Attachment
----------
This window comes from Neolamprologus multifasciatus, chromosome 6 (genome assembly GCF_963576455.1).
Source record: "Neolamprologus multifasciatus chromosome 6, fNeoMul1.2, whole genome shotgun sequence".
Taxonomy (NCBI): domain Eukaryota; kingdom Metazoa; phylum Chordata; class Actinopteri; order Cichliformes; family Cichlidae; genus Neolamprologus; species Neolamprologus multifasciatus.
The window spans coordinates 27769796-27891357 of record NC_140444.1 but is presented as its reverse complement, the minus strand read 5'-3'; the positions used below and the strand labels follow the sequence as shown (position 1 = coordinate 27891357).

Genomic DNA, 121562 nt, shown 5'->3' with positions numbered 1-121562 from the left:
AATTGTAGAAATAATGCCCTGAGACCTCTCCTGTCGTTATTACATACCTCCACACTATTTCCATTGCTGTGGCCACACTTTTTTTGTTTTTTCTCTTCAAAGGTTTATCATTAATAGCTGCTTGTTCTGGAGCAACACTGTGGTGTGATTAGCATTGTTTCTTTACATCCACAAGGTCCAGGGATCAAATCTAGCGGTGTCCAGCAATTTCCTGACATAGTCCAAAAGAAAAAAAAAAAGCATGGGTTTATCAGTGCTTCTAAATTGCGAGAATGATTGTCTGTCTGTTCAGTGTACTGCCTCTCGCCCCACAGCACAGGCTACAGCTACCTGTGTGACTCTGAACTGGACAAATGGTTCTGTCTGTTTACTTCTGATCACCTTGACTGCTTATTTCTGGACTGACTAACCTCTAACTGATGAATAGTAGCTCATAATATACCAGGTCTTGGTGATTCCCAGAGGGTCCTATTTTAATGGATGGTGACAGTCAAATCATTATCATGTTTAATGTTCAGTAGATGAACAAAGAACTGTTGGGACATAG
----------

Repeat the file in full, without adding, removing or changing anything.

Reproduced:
This window comes from Neolamprologus multifasciatus, chromosome 6 (genome assembly GCF_963576455.1).
Source record: "Neolamprologus multifasciatus chromosome 6, fNeoMul1.2, whole genome shotgun sequence".
Taxonomy (NCBI): domain Eukaryota; kingdom Metazoa; phylum Chordata; class Actinopteri; order Cichliformes; family Cichlidae; genus Neolamprologus; species Neolamprologus multifasciatus.
The window spans coordinates 27769796-27891357 of record NC_140444.1 but is presented as its reverse complement, the minus strand read 5'-3'; the positions used below and the strand labels follow the sequence as shown (position 1 = coordinate 27891357).

Genomic DNA, 121562 nt, shown 5'->3' with positions numbered 1-121562 from the left:
AATTGTAGAAATAATGCCCTGAGACCTCTCCTGTCGTTATTACATACCTCCACACTATTTCCATTGCTGTGGCCACACTTTTTTTGTTTTTTCTCTTCAAAGGTTTATCATTAATAGCTGCTTGTTCTGGAGCAACACTGTGGTGTGATTAGCATTGTTTCTTTACATCCACAAGGTCCAGGGATCAAATCTAGCGGTGTCCAGCAATTTCCTGACATAGTCCAAAAGAAAAAAAAAAAGCATGGGTTTATCAGTGCTTCTAAATTGCGAGAATGATTGTCTGTCTGTTCAGTGTACTGCCTCTCGCCCCACAGCACAGGCTACAGCTACCTGTGTGACTCTGAACTGGACAAATGGTTCTGTCTGTTTACTTCTGATCACCTTGACTGCTTATTTCTGGACTGACTAACCTCTAACTGATGAATAGTAGCTCATAATATACCAGGTCTTGGTGATTCCCAGAGGGTCCTATTTTAATGGATGGTGACAGTCAAATCATTATCATGTTTAATGTTCAGTAGATGAACAAAGAACTGTTGGGACATAG